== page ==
Location: Food Science Research
Project Number: 6070-41000-007-13-N
Project Type: Non-Funded Cooperative Agreement
Start Date: Feb 1, 2012
End Date: Sep 30, 2013
To evaluate a cucumber preservation method that would allow the processing of the preserved fruits without washes prior to packing into final product. The final cover brine formulation should preserve cucumbers for 9 months or more, and equilibrate with the fruits to contain about 1.1% acetic acid, reduced sodium chloride (4% or less), and pH 3.3 or lower.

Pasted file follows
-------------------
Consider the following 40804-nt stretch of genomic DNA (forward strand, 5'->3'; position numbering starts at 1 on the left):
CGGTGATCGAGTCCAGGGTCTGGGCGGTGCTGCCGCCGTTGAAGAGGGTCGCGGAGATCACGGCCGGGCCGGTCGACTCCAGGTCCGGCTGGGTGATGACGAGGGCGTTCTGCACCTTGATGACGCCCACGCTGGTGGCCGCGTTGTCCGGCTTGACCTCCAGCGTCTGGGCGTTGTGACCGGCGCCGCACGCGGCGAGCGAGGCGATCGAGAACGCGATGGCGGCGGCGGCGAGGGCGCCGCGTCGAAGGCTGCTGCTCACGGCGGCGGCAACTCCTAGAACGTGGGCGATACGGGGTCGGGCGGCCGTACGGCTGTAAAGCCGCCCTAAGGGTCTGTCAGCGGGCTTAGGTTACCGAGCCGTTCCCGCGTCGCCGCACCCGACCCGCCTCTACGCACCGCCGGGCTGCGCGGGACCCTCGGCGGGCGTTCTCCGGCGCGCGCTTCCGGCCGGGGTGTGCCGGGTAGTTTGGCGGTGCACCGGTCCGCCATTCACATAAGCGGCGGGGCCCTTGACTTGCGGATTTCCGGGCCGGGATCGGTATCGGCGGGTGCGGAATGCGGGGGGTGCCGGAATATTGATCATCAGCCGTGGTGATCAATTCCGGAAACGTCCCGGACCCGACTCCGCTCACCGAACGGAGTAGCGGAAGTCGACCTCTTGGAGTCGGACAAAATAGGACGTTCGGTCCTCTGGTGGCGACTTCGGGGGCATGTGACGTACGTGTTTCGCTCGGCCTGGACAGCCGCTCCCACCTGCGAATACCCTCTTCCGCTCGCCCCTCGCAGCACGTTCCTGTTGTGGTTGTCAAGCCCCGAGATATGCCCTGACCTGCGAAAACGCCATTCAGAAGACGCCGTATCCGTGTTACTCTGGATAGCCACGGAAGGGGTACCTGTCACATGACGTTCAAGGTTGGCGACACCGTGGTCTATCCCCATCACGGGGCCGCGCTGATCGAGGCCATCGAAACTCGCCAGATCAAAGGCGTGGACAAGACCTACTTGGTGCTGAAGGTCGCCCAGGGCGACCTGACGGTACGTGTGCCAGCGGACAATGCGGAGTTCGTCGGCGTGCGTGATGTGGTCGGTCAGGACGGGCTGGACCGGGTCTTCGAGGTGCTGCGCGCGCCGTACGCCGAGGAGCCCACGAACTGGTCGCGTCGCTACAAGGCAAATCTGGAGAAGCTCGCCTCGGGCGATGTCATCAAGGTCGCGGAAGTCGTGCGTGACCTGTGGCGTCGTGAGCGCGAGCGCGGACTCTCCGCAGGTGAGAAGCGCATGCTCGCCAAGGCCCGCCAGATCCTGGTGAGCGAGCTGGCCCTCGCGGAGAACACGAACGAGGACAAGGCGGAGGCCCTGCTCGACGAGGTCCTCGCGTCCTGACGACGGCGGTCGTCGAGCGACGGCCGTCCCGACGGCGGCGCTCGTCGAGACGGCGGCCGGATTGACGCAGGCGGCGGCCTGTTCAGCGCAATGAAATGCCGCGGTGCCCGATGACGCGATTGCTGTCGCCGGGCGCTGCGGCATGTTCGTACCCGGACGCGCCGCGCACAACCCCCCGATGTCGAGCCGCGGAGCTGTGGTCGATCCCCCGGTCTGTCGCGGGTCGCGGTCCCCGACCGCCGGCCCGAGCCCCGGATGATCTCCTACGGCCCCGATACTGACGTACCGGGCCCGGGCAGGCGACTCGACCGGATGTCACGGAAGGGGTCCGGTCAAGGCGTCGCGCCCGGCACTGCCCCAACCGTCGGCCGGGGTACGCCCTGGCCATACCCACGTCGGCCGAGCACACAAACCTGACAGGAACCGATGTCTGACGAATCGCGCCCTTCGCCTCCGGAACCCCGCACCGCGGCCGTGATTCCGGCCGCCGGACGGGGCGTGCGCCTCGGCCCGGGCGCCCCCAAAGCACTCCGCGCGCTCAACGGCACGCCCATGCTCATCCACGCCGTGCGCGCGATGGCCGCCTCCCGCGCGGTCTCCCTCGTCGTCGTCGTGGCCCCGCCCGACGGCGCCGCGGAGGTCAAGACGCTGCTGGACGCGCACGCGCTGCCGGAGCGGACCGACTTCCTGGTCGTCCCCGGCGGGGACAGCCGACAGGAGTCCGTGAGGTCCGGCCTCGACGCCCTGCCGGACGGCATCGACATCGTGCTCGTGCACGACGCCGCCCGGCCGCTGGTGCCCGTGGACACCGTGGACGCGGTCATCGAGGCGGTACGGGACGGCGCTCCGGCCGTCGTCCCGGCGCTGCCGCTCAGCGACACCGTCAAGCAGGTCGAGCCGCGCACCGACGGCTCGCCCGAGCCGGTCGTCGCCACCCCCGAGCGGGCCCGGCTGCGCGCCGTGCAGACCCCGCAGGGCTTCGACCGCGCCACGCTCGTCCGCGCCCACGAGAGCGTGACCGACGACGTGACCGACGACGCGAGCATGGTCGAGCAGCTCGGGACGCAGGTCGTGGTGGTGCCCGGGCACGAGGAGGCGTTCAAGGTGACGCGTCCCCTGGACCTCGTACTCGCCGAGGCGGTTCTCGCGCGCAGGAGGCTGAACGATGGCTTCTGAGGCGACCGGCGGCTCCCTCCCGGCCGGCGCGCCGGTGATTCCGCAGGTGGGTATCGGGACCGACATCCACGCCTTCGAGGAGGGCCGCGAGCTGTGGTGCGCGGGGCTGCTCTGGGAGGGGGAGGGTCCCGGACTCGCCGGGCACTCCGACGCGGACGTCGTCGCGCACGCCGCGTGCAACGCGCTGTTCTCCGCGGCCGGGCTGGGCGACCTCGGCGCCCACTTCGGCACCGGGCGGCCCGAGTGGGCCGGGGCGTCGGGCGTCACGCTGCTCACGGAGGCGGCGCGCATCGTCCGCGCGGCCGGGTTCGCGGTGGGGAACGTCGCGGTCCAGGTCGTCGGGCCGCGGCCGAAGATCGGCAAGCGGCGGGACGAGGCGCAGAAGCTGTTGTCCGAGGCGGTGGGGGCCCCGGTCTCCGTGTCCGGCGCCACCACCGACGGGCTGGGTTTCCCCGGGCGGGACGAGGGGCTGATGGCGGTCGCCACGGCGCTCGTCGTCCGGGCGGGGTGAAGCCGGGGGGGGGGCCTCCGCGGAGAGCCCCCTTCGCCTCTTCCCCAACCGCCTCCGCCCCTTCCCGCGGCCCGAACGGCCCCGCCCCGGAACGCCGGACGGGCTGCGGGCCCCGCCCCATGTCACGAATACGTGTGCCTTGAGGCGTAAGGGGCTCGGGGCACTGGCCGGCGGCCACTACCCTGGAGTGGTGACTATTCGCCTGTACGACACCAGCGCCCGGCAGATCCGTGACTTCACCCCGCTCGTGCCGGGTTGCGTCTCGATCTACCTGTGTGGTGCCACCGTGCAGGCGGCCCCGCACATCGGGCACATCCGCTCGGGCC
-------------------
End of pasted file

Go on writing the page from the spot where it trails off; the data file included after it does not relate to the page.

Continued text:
ARS scientists developed reduced sodium chloride and acetic acid cover brine formulations to effectively preserve cucumbers at pH 3.5 for up to a year in the absence of oxygen. It is the intent of this research to scale up the successful treatments from such laboratory trials to commercial products imported to the United States. Although the presence of oxygen in the commercial packaging is likely to encourage microbial growth and make the preservation more difficult to achieve, treatments containing 1.1% acetic acid, 0.45% calcium chloride, 0- 4% sodium chloride, and combinations of either traditional preservatives such as potassium sorbate and sodium benzoate or natural preservatives, and fumaric acid will be tested. Phosphoric acid will be evaluated as an additional ingredient to achieve a pH of 3.3 or below, as the reduction of acetic acid to 1.1% will not make it possible to reach this target. Preliminary studies will be conducted concomitantly in the U.S. and an international processing facility with the aim of reducing the list of successful treatments, refine the cover brine formulations, and define the acidification needs for the preservation treatments to achieve a pH of 3.3. The evaluation of treatments in the United States would include the monitoring of microbial growth, primarily lactic acid bacteria, yeasts and molds, and enterobacteria, basic chemical analysis for sugars and organic acids, pH, titratable acidity and a single point texture evaluation. The evaluation of treatments from international processing facilities will include the monitoring of the development of pressure and turbidity, and the determination of pH and titration of acidity. Treatments identified as effective during the preliminary stage will be further evaluated in Phase 1 and polished in Phase 2 to develop a close to commercialization formulations. The evaluation of treatments during Phases 1 and 2 will proceed in the same fashion described above for the international preliminary trials.